This page uses content from the Barry Evans biography page on the English version of Wikipedia and is licensed under the GNU Free Documentation License. This list of authors can be seen in the page history. Rotten Tomatoes disclaims any and all warranties as to the accuracy or reliability of the content.
Barry Joseph Evans (June 18, 1943 - February 11, 1997) was an English actor and television performer best known for his appearances in British sitcoms such as Doctor in the House and Mind Your Language.
Born in Guildford, Surrey in June 1943, Barry Evans was educated at the orphanage boarding schools run by The Shaftesbury Homes. First at Fortescue House School in Twickenham, then at Bisley Boys School in Bisley, Surrey, until he was 16. His acting ability was recognised at an early age and Barry was always playing leading roles in school plays. He then went on to the Italia Conti stage school and won a John Gielgud Scholarship to the Central School of Speech and Drama.
Gifted with an appealing boyish face, Evans' acting career was based on an image of innocent youthfulness.
He appeared in the film Here We Go Round the Mulberry Bush (1967), where he was perfectly cast as a sex-starved boy who finds it difficult to lose his virginity. One of his first television credits was in the soap opera Crossroads in 1964.
Barry Evans' first major role was in the sitcom Doctor in the House, based on Richard Gordon's series of novels that had already being adapted as (feature films. Evans starred as the earnest but gullible Michael Upton, set in a hospital where all kinds of Carry On style humour occurred. The series had a remarkable writing crew behind the scenes, including John Cleese and Graham Chapman (of Monty Python), and Graeme Garden and Bill Oddie (of The Goodies), as well as Barry Cryer. (Both Graham Chapman and Graeme Garden studied medicine and were qualified doctors).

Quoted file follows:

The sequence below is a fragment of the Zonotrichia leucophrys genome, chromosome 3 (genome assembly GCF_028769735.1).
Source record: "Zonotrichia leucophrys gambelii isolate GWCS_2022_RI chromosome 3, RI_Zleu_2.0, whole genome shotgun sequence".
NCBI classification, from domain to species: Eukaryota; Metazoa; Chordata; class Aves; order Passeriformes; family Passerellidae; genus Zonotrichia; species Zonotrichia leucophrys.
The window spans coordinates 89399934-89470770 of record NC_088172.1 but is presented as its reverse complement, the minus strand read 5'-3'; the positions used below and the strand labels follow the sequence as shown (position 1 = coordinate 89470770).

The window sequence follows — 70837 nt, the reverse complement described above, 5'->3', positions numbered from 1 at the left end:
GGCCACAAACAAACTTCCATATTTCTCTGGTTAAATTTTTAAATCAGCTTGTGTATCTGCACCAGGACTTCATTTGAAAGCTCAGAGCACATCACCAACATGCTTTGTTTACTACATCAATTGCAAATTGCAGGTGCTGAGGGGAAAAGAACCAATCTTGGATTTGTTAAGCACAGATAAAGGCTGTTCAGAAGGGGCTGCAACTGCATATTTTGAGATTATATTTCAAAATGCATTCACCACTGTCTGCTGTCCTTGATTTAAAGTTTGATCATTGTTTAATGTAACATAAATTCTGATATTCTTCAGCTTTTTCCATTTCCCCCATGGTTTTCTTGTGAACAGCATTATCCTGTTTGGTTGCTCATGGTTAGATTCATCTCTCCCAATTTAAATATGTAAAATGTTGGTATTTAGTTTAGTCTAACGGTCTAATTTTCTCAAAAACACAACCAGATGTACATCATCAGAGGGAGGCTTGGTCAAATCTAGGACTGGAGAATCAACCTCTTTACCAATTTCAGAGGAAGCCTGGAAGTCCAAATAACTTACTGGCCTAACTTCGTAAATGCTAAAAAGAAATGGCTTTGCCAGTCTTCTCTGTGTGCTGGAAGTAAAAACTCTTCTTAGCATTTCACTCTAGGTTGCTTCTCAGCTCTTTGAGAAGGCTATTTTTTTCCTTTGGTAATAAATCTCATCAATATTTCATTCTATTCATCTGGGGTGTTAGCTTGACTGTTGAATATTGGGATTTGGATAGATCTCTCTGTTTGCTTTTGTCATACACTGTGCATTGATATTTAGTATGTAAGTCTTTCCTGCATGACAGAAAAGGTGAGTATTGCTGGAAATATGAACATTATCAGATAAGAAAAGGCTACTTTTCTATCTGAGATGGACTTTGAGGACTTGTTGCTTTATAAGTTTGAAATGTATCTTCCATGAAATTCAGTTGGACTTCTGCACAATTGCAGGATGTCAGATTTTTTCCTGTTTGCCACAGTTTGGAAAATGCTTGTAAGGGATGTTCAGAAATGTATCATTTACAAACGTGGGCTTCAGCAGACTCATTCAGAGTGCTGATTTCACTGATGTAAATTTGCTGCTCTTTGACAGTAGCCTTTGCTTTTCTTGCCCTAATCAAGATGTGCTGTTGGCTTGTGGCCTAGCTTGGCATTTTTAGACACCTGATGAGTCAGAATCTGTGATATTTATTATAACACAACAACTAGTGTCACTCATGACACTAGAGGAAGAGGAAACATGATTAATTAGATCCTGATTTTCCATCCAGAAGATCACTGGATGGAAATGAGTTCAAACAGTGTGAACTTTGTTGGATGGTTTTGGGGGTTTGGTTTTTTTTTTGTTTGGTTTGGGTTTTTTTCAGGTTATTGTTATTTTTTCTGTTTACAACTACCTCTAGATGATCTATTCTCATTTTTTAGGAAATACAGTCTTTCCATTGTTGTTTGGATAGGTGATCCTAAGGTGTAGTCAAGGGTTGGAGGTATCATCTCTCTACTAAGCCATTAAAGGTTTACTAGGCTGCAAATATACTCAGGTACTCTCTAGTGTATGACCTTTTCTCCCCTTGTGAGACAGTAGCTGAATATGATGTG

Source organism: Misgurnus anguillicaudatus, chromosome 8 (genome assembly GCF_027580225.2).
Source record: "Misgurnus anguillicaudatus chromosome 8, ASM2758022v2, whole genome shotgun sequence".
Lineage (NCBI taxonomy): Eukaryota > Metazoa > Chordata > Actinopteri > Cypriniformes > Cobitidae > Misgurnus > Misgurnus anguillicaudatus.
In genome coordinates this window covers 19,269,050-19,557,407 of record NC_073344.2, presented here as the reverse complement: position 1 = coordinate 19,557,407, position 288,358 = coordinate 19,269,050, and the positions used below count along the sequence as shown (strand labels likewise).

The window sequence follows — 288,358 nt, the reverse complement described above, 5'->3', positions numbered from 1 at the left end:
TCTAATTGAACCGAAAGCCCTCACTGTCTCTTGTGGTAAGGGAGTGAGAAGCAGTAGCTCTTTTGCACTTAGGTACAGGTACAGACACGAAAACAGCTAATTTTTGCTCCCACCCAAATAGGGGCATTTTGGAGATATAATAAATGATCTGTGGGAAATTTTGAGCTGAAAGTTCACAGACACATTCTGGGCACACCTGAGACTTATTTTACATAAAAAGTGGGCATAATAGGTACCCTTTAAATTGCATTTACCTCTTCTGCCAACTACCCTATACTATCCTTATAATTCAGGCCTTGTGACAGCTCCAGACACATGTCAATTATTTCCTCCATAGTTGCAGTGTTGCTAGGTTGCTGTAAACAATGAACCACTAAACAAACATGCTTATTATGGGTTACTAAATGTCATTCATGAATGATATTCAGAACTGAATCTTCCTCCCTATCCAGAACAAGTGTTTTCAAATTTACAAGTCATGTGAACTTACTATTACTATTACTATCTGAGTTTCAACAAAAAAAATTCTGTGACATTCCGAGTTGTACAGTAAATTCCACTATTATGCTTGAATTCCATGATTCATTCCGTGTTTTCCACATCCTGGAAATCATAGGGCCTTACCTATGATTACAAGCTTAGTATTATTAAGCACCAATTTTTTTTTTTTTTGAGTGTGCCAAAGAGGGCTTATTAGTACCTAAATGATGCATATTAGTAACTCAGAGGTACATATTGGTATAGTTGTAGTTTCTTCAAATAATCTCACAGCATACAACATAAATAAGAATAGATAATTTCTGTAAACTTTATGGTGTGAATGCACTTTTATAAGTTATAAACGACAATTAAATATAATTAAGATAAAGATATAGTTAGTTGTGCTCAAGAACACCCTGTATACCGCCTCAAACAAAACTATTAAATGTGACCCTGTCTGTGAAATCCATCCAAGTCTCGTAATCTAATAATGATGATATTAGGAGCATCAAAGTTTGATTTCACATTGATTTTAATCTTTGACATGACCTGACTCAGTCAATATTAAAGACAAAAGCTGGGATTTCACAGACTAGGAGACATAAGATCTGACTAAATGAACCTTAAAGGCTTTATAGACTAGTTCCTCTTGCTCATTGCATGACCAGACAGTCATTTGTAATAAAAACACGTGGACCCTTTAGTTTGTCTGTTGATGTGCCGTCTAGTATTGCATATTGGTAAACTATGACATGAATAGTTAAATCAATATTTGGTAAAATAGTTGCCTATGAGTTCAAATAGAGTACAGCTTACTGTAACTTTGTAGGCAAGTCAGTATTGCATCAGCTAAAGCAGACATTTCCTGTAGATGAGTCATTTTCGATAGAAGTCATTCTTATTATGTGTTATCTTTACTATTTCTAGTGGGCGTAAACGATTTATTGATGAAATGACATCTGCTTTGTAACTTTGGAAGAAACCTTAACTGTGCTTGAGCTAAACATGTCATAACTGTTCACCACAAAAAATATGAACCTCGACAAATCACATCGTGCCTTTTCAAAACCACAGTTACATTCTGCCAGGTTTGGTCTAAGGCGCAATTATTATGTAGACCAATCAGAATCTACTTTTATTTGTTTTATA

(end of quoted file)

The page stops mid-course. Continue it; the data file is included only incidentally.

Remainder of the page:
A sequel to that series quickly followed with Doctor At Large in 1971. Again, the writing talent behind the series was notable, with John Cleese writing some of the episodes - with one in particular providing some of the inspiration for Fawlty Towers, and another writer being Jonathan Lynn (co-writer of Yes Minister and its sequel Yes, Prime Minister). Evans enjoyed working with his fellow actors and later described this period as the best years of his life.
In 1977, he as starred Jeremy Brown in the ITV sitcom Mind Your Language, which was about a teacher who had to teach immigrants English. By today's standards it is perhaps not entirely politically correct, with every character a foreign stereotype. This series was written by veteran TV scriptwriter Vince Powell, and was adapted for American TV as What a Country! in 1986-1987.
One of Barry's last appearances on British television was in 1982's Emery Presents or Legacy of Murder, alongside Dick Emery.
By the late 1980s, Evans' youthful image was working against him, and he found it difficult to obtain mature acting roles in line with his age. By the 1990s he was driving his own minicab in Leicestershire, where in 1997 he died alone in a dilapidated bungalow at the age of 53.
Death was due to alcoholic poisoning, but the circumstances were unclear. A teenager was arrested and charged with his murder, although later released, and the coroner issued an open verdict.
Evans' theatrical agent for 20 years was Helen Malone, who found him not only a good actor, but a nice man. Following his death the Daily Mail published an article revealing his bisexuality: for a long time he had supposedly had a crush on actor/director Lionel Blair, but the love of his life had been a woman whose husband was in jail for murder.
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